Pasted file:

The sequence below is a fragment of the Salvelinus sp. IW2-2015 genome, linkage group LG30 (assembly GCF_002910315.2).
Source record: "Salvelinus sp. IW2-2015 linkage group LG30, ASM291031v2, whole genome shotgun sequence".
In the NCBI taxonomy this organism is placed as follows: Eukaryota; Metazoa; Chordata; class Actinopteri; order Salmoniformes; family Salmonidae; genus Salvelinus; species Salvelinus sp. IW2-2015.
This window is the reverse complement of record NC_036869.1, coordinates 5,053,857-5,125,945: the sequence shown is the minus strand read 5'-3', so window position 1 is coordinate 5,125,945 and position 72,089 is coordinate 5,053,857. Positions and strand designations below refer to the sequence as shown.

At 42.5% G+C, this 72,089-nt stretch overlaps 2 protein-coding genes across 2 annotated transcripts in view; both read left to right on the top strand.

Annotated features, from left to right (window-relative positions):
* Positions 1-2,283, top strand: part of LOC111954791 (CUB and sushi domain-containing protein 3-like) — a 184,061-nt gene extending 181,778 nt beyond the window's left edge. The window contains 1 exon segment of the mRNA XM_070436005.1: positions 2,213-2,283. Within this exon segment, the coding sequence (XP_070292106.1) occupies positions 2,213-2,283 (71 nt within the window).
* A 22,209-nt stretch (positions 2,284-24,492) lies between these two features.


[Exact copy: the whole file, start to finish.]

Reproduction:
The sequence below is a fragment of the Salvelinus sp. IW2-2015 genome, linkage group LG30 (assembly GCF_002910315.2).
Source record: "Salvelinus sp. IW2-2015 linkage group LG30, ASM291031v2, whole genome shotgun sequence".
In the NCBI taxonomy this organism is placed as follows: Eukaryota; Metazoa; Chordata; class Actinopteri; order Salmoniformes; family Salmonidae; genus Salvelinus; species Salvelinus sp. IW2-2015.
This window is the reverse complement of record NC_036869.1, coordinates 5,053,857-5,125,945: the sequence shown is the minus strand read 5'-3', so window position 1 is coordinate 5,125,945 and position 72,089 is coordinate 5,053,857. Positions and strand designations below refer to the sequence as shown.

At 42.5% G+C, this 72,089-nt stretch overlaps 2 protein-coding genes across 2 annotated transcripts in view; both read left to right on the top strand.

Annotated features, from left to right (window-relative positions):
* Positions 1-2,283, top strand: part of LOC111954791 (CUB and sushi domain-containing protein 3-like) — a 184,061-nt gene extending 181,778 nt beyond the window's left edge. The window contains 1 exon segment of the mRNA XM_070436005.1: positions 2,213-2,283. Within this exon segment, the coding sequence (XP_070292106.1) occupies positions 2,213-2,283 (71 nt within the window).
* A 22,209-nt stretch (positions 2,284-24,492) lies between these two features.